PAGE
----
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"Hands on" Nevada Guard joint Army and Air "Law & Order" training

Spc. David Kille, left, and Spc. Justin Steinberg, of the Nevada Army National Guard’s 485th Military Police Company, restrain Staff Sgt. Brandon Carney, of the 152nd Airlift Wing’s Security Forces Squadron.  Army and Air National Guardsmen conducted law enforcement training at the 152nd Airlift Wing in Reno, Nev. on January 10 and 11, 2015.

Spc. David Kille, left, and Spc. Justin Steinberg, of the Nevada Army National Guard’s 485th Military Police Company, restrain Staff Sgt. Brandon Carney, of the 152nd Airlift Wing’s Security Forces Squadron. Army and Air National Guardsmen conducted law enforcement training at the 152nd Airlift Wing in Reno, Nev. on January 10 and 11, 2015.

RENO, Nev. -- Soldiers from the 485th Military Police (MP) Company and Airmen from the 152nd Airlift Wing's Security Forces (SF) trained on basic law enforcement techniques Jan. 11 and 12 at the Air National Guard Base here in Reno.  This was the first time the two Nevada-based National Guard units worked together to accomplish their "Law and Order" training.

"Law and Order" training is an annual requirement for both Army and Air National Guard Military Police (Army) and Security Forces (Air Force) personnel.  It consists, in part, of: interviewing suspects, witnesses and victims; resolving domestic disputes, apprehension of suspicious persons, responding to calls for service and dispatching.  The Soldiers and Airmen also practiced "hands on" techniques for subduing non-compliant suspects. 
The Army Guard MP Soldiers, along with Air Guard SF Airmen, were also able to execute movement and weapon training scenarios in the Air Guard's Modular Containerized Small Arms Training Set (MCSATS).  For the Army Guard, this was a new experience. 

According to 2nd Lt. Stephanie Mock, the platoon leader for 2nd Platoon, 485th MP Company, this was an entire weekend of opportunities for Army Guard Soldiers to see and train with Air Force personnel and equipment.  "Army Guard Soldiers were able to see and use different equipment available to the state," she noted.  "The MCSATS is the most realistic training we can provide to our Soldiers without getting them hurt," were Mock's other thoughts on the training.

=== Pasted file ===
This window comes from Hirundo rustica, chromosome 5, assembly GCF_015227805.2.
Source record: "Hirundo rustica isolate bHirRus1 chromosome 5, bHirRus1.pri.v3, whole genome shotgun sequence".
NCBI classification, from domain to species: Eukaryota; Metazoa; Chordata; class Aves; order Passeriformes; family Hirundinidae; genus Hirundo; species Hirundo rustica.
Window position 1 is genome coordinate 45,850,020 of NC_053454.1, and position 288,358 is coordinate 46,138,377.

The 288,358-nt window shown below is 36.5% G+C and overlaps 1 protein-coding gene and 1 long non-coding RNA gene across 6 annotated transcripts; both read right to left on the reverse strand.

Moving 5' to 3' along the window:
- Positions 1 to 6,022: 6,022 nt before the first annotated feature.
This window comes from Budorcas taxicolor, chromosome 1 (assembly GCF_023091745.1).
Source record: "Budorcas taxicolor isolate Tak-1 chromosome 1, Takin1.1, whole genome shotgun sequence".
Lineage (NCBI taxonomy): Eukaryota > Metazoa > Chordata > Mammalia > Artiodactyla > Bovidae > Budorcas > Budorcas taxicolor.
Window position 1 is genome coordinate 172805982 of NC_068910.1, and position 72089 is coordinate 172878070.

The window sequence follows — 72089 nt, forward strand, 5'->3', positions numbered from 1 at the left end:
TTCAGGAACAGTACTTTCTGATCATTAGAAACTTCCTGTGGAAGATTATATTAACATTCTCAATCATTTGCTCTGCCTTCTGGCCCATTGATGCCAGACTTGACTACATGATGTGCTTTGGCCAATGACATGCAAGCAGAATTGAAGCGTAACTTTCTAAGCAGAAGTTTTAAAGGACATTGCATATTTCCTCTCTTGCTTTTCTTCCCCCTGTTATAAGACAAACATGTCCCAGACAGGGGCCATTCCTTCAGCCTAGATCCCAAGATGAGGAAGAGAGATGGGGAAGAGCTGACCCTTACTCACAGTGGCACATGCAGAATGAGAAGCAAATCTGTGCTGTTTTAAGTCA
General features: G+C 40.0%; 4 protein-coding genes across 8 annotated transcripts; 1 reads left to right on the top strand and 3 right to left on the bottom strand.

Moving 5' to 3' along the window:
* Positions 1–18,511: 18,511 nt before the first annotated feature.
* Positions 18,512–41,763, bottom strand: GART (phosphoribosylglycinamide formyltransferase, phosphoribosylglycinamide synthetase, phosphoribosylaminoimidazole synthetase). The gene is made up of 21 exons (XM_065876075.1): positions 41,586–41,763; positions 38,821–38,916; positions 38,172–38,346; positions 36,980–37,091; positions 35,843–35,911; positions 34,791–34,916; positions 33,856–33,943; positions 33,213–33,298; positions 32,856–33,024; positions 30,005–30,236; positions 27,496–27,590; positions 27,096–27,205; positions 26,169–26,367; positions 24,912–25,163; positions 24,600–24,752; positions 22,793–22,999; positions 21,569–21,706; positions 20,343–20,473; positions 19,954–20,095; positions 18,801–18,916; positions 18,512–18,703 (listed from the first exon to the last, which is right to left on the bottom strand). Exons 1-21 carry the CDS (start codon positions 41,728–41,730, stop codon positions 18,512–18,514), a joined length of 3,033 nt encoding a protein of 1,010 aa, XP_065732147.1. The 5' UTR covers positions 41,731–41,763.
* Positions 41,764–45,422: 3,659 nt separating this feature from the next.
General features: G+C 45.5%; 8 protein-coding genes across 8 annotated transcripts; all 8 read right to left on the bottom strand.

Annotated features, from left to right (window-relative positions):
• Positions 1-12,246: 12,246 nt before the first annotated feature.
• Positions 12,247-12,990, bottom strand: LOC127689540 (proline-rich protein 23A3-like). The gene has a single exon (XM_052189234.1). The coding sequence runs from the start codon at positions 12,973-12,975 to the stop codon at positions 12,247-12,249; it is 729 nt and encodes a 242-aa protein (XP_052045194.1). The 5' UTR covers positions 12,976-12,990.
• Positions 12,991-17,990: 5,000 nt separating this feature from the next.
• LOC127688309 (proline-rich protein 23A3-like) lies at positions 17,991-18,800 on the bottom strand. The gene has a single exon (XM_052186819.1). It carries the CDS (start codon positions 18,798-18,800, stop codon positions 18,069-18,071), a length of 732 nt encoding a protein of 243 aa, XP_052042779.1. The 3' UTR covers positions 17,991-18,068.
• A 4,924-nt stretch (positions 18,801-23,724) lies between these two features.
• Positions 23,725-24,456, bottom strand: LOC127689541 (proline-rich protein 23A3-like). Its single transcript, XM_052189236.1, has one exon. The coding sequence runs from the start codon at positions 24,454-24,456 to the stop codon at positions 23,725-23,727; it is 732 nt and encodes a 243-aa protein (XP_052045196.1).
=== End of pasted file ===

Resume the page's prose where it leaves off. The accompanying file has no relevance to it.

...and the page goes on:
"This training really helps us maintain joint operations between Security Forces and Army Military Police," said Nevada Air Guard Master Sgt. Dave McNeely, with the 152nd Security Forces.
The training, which occurred throughout the weekend of 10 and 11 January, employed classroom, lecture and hands-on scenarios. 

During one "hands on" domestic violence training scenario, Army Guard Military Police had to take a non-compliant Air Guard "suspect" into custody.  Spcs. David Kille and Justin Steinberg demonstrated how they would approach a belligerent suspect as members of both the Air and Army Guard looked on. Kille and Steinberg, both of the 485th, approached Air Guard Staff Sgt. Brandon Carney, who was role-playing as a drunken suspect. Kille and Steinberg subdued Carney in an "armbar" and brought him to the ground to restrain him.  The exercise, performed on padded mats in the 152 Security Forces' classroom, was supervised by Army and Air Guard law enforcement training instructors.

"Some Army and Air Force procedures mirror each other, and some are different," said Sgt. 1st Class Helena Schroeder, of the 485th's 3rd platoon. "It's these differences which make this joint training operation a vital part of Air and Army National Guard training," she added.

"I'm always excited to see the other (Air National Guard) side of operations," said 1st Lt. Ken McCarthy, platoon leader for 3rd Platoon, 485th MP Company, echoing Schroeder's comments.

In the future, the two military law enforcement units plan on conducting additional joint training.